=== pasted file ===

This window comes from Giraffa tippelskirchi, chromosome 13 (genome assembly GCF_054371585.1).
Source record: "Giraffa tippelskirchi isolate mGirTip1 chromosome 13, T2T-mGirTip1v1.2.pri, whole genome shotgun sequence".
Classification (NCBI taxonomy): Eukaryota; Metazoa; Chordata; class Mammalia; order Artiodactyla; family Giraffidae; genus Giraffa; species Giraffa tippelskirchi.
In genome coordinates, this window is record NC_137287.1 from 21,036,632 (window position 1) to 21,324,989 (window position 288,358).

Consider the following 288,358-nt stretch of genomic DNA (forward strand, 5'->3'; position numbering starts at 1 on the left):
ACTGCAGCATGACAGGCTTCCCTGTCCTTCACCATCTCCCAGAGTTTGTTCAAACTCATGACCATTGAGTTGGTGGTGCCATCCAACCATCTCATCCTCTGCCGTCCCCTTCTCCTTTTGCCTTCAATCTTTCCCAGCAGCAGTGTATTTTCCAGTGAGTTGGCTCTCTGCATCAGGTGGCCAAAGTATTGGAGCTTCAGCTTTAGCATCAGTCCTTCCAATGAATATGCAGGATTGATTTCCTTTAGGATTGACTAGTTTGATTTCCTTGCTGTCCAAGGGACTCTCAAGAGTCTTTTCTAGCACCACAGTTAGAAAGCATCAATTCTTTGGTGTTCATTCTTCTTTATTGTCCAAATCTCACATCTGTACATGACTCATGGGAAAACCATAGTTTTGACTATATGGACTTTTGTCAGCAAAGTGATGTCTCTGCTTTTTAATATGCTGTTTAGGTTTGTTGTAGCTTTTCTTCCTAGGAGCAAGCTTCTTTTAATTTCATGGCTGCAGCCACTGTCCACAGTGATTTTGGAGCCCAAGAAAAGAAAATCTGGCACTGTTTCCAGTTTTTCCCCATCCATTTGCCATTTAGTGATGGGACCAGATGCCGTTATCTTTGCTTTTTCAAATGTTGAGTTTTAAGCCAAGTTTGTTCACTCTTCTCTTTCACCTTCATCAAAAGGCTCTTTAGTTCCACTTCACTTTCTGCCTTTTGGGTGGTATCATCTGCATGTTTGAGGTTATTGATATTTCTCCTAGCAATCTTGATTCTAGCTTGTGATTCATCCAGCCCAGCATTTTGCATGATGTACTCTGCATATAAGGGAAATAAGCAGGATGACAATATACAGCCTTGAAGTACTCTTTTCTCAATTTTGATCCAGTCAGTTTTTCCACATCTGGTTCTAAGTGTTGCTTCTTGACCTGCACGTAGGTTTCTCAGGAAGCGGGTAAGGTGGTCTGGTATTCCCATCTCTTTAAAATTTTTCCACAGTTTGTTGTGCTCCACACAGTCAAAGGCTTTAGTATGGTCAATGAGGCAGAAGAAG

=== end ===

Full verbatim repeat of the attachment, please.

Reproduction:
This window comes from Giraffa tippelskirchi, chromosome 13 (genome assembly GCF_054371585.1).
Source record: "Giraffa tippelskirchi isolate mGirTip1 chromosome 13, T2T-mGirTip1v1.2.pri, whole genome shotgun sequence".
Classification (NCBI taxonomy): Eukaryota; Metazoa; Chordata; class Mammalia; order Artiodactyla; family Giraffidae; genus Giraffa; species Giraffa tippelskirchi.
In genome coordinates, this window is record NC_137287.1 from 21,036,632 (window position 1) to 21,324,989 (window position 288,358).

Consider the following 288,358-nt stretch of genomic DNA (forward strand, 5'->3'; position numbering starts at 1 on the left):
ACTGCAGCATGACAGGCTTCCCTGTCCTTCACCATCTCCCAGAGTTTGTTCAAACTCATGACCATTGAGTTGGTGGTGCCATCCAACCATCTCATCCTCTGCCGTCCCCTTCTCCTTTTGCCTTCAATCTTTCCCAGCAGCAGTGTATTTTCCAGTGAGTTGGCTCTCTGCATCAGGTGGCCAAAGTATTGGAGCTTCAGCTTTAGCATCAGTCCTTCCAATGAATATGCAGGATTGATTTCCTTTAGGATTGACTAGTTTGATTTCCTTGCTGTCCAAGGGACTCTCAAGAGTCTTTTCTAGCACCACAGTTAGAAAGCATCAATTCTTTGGTGTTCATTCTTCTTTATTGTCCAAATCTCACATCTGTACATGACTCATGGGAAAACCATAGTTTTGACTATATGGACTTTTGTCAGCAAAGTGATGTCTCTGCTTTTTAATATGCTGTTTAGGTTTGTTGTAGCTTTTCTTCCTAGGAGCAAGCTTCTTTTAATTTCATGGCTGCAGCCACTGTCCACAGTGATTTTGGAGCCCAAGAAAAGAAAATCTGGCACTGTTTCCAGTTTTTCCCCATCCATTTGCCATTTAGTGATGGGACCAGATGCCGTTATCTTTGCTTTTTCAAATGTTGAGTTTTAAGCCAAGTTTGTTCACTCTTCTCTTTCACCTTCATCAAAAGGCTCTTTAGTTCCACTTCACTTTCTGCCTTTTGGGTGGTATCATCTGCATGTTTGAGGTTATTGATATTTCTCCTAGCAATCTTGATTCTAGCTTGTGATTCATCCAGCCCAGCATTTTGCATGATGTACTCTGCATATAAGGGAAATAAGCAGGATGACAATATACAGCCTTGAAGTACTCTTTTCTCAATTTTGATCCAGTCAGTTTTTCCACATCTGGTTCTAAGTGTTGCTTCTTGACCTGCACGTAGGTTTCTCAGGAAGCGGGTAAGGTGGTCTGGTATTCCCATCTCTTTAAAATTTTTCCACAGTTTGTTGTGCTCCACACAGTCAAAGGCTTTAGTATGGTCAATGAGGCAGAAGAAG